Tek Planning To Open Private Shanghai Museum Next Year
One of the world’s most influential buyers of Chinese contemporary art, the Chinese-Indonesian collector Budi Tek has spent the last several years amassing a collection of some of the most important works by the likes of Zhang Xiaogang, Wang Guangyi, Xu Bing and Zeng Fanzhi. Like other ethnic Chinese super-collectors from Indonesia, Singapore and elsewhere — among them Woffles Wu and Barry Lam — Tek has been instrumental in furthering the growth of the Chinese contemporary art market, buoying it through tougher times in 2009 and pushing along its ongoing “second boom.”
Next year, Tek plans to open his first private museum in mainland China in Shanghai, which the Art Newspaper noted in 2011 will be designed by Japanese architect Sou Fujimoto and “boast 8,000 sq. m of exhibition space, with two-thirds for a display from Tek’s permanent collection, while the remaining space will house rotating exhibitions.” Slated to open not long after the Dragon Art Museum, the long-discussed 12,000 square meter, three-floor space commissioned by Shanghai-based super-collectors Wang Wei and Liu Yiqian, Tek’s space will, unlike Wang’s and Liu’s, include a mix of Western and Chinese artists, while the Dragon Art Museum will focus on Chinese contemporary art, traditional ink paintings, and revolutionary-era “Red Classics,” as well as include space for art education classes.
This week, the New York Times profiles Budi Tek, noting that the collectors has largely flown under the radar while rapidly taking his place among the world’s most powerful and prolific buyers of art. Virtually unknown in art collecting circles less than a decade ago, last year Tek was listed eighth on Art & Auction magazine’s top 10 most influential people in the art world, behind the likes of the US billionaire and museum founder Eli Broad and the luxury tycoon and Christie’s owner François-Henri Pinault.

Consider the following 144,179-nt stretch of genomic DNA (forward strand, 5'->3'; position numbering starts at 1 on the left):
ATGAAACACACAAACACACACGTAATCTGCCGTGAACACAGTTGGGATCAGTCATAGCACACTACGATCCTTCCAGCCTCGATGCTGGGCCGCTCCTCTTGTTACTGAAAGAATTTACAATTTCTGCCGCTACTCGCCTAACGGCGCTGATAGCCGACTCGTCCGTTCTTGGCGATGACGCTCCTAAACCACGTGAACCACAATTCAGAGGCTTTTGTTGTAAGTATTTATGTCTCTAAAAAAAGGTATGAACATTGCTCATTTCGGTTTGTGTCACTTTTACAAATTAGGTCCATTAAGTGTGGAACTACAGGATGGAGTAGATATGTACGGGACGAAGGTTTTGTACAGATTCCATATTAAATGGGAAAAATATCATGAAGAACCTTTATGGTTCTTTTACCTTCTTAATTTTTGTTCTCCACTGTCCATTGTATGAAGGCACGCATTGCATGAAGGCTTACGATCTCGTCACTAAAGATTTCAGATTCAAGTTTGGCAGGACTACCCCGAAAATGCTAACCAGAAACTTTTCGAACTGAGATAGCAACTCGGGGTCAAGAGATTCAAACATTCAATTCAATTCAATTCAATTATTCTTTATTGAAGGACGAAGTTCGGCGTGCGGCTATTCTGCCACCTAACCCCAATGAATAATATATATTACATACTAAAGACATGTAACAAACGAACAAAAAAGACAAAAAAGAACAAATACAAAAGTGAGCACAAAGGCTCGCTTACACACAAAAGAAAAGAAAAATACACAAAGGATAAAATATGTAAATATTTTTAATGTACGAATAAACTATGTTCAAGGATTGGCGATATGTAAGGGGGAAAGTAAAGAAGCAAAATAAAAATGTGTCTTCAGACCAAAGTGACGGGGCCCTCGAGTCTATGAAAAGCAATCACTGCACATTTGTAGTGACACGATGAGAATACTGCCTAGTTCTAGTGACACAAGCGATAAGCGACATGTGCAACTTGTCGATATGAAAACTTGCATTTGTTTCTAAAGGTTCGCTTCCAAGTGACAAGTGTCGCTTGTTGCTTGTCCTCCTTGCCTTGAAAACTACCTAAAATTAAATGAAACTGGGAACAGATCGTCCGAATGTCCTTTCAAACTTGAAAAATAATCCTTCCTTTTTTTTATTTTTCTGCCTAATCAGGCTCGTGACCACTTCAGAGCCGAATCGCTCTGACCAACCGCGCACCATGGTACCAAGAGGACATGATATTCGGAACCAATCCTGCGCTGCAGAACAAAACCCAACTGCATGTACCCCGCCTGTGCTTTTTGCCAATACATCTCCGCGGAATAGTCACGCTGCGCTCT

From the profile:
Mr. Tek began collecting art about eight years ago and has since amassed more than a thousand pieces of contemporary art, primarily focusing on works by Chinese artists. His collection includes global stars like Ai Weiwei, Zhang Xiaogang and Fang Lijun, as well as emerging artists. In the past couple of years, he has also started to look beyond Chinese artists, buying works by Western contemporary names like the Italian artist Maurizio Cattelan, the German painter and sculptor Anselm Kiefer and the British sculptor Antony Gormley.
The profile goes on to point out that Budi Tek’s collection is surprisingly low on Southeast Asian art, but notes that many high-profile collectors in China, Indonesia and Singapore have been slow to turn to that region. However, this may be changing as Indonesian art in particular starts to get more exposure at auctions in Hong Kong and elsewhere:
The lack of knowledge about [the Southeast Asian] art scene is a sentiment echoed by many other collectors, particularly those in or from China. “I know of a few Taiwanese collectors who buy Southeast Asian art, but very few people in mainland China are interested in these artists, because we have no connection with them, ” said Yang Bin, a prominent Chinese collector.
Like Mr. Tek, Mr. Yang started building a large collection of Chinese contemporary artworks before bypassing the rest of Asia to start collecting Western contemporary artists. He has works by Roxy Paine, Louise Bourgeois, Mr. Kiefer and Tony Oursler, among others.
Hoping to learn more about Indonesian art, Mr. Yang joined a small group of collectors — including the influential Chinese collector and gallery owner Pearl Lam — on a four-day tour earlier this year organized by Art Stage Singapore, an annual art fair. Lorenzo Rudolf, the director of ArtStage, said he felt it was important to organize such trips for collectors who are still rather unfamiliar with Indonesian art. “Asian collectors tend to start buying what they know — Indonesians, Indonesian art, Chinese, Chinese art — and then they go directly to the Western market, bypassing the rest of the region,” he noted.
While it will likely take years before mainland Chinese collectors start buying Western art in significant amounts, the influence that high-profile collectors like Yang Bin, Wang Wei and Liu Yiqian, Pearl Lam and Budi Tek have on the buying trends of new bidders shouldn’t be downplayed. Still, the buying of blue-chip Chinese contemporary art remains an area in which Asian collectors, naturally in China, continue to dominate. Since the emerging new Chinese collector is starting from a lower position in terms of art education and awareness of non-Chinese art, in coming years it’s unlikely that we’ll see this important buyer segment move on to buying works from other art markets with the sort of speed we’ve seen among the super-collectors.